Male Emei mustache toads usher in the mating season with a new look. They grow a long ridge of spines along their mouths, and use those spines to slash the hell out of other males. Learn about the fine art of mustache dueling.

Leptobrachium boringii are, for most of the year, gentle souls. They spend their time looking for food in streams in the south-west of China and gathering their strength for mating season. When the season starts up, it’s time to grow face-armor and to learn how to use it.

And these toads use it a hell of a lot. The males pick a nesting site and defend it as long as they can. That’s a tough thing to do when “defense” means trading head-buts to the belly with a competitor who has grown between ten and sixteen spikes around his mouth.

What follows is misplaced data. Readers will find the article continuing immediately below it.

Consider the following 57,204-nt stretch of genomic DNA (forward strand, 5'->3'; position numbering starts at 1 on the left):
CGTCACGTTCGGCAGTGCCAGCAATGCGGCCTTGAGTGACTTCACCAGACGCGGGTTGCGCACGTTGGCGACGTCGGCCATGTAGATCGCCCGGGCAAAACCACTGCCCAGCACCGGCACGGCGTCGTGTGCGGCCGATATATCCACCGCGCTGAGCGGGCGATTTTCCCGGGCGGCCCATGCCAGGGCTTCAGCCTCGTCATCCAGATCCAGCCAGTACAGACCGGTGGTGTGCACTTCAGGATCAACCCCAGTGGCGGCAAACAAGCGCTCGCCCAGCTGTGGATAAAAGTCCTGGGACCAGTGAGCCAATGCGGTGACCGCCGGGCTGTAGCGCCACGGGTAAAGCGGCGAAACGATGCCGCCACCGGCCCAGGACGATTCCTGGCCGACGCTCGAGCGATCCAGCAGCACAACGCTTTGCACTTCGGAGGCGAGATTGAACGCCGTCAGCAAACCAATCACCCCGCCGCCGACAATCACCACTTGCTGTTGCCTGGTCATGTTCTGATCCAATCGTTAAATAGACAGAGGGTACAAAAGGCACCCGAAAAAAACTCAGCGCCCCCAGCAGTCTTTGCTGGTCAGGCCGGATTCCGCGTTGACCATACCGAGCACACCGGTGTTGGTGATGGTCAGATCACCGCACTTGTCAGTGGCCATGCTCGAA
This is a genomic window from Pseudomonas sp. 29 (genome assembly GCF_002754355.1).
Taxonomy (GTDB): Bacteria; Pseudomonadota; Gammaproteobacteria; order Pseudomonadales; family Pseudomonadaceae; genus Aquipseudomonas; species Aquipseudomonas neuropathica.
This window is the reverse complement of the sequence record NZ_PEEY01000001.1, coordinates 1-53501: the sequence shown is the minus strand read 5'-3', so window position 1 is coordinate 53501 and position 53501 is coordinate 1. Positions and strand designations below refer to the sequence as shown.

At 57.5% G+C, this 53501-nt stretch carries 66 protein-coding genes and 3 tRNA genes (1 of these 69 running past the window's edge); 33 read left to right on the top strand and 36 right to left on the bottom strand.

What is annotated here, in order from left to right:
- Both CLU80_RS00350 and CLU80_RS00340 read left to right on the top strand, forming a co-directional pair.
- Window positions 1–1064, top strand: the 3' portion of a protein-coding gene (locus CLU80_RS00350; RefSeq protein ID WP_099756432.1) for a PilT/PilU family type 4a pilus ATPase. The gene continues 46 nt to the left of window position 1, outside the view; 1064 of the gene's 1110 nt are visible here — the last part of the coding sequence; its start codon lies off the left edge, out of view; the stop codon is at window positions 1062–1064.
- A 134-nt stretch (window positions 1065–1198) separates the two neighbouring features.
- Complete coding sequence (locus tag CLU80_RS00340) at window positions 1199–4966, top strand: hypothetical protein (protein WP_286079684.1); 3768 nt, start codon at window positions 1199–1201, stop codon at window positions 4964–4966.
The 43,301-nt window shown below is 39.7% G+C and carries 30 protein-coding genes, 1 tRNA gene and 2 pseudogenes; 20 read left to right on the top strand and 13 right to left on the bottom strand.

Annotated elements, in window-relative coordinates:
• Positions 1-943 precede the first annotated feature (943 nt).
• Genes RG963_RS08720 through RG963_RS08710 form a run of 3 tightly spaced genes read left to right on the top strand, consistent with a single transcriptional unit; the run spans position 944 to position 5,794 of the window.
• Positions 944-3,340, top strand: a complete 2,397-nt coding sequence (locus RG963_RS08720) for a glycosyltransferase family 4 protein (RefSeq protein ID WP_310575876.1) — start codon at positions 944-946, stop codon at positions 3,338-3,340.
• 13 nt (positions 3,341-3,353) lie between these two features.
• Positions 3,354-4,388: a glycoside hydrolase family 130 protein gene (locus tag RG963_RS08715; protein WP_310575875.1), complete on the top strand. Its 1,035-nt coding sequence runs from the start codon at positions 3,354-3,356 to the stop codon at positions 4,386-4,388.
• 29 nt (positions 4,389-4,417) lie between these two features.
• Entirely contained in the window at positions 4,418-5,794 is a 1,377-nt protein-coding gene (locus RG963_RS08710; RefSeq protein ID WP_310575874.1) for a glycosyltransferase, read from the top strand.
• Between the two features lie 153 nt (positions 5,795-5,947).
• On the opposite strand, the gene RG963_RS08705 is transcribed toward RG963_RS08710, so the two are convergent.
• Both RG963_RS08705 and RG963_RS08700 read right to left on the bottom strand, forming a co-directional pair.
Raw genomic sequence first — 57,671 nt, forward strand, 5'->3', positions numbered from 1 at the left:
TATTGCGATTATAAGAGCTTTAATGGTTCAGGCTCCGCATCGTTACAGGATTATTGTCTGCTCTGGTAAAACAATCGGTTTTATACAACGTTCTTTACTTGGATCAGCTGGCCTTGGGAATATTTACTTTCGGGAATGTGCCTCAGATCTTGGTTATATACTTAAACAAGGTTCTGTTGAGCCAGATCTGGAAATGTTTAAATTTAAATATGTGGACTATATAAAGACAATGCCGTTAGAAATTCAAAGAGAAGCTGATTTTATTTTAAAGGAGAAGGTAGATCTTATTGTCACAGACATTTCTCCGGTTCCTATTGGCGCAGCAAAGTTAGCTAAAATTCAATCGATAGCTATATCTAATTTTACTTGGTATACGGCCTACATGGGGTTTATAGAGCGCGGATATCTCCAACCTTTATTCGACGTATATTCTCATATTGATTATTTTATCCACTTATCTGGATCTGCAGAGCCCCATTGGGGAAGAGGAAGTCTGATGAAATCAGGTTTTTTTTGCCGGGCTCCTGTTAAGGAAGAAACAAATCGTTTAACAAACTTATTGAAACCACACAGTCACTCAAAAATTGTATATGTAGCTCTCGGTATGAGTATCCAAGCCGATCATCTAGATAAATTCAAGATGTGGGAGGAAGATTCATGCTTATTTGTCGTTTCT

Though the toads are merciless fighters, they are generous conquerors. When a toad takes over a nesting site, it leaves the clusters of eggs that its rival has fertilized alone. It could easily destroy them, but for some reason it doesn’t. Researchers speculate that being surrounded by eggs make the toad look like a stud to female toads. On the other hand, the males fight often, and often lose established nest sites. Maybe a male is more likely to get their DNA into the gene pool if they don’t destroy other males’ eggs, and trust other males not to destroy theirs.


[Source: Hipster Toad Has Weaponised Moustache]

Image: Cameron M. Hudson, Jinzhong Fu.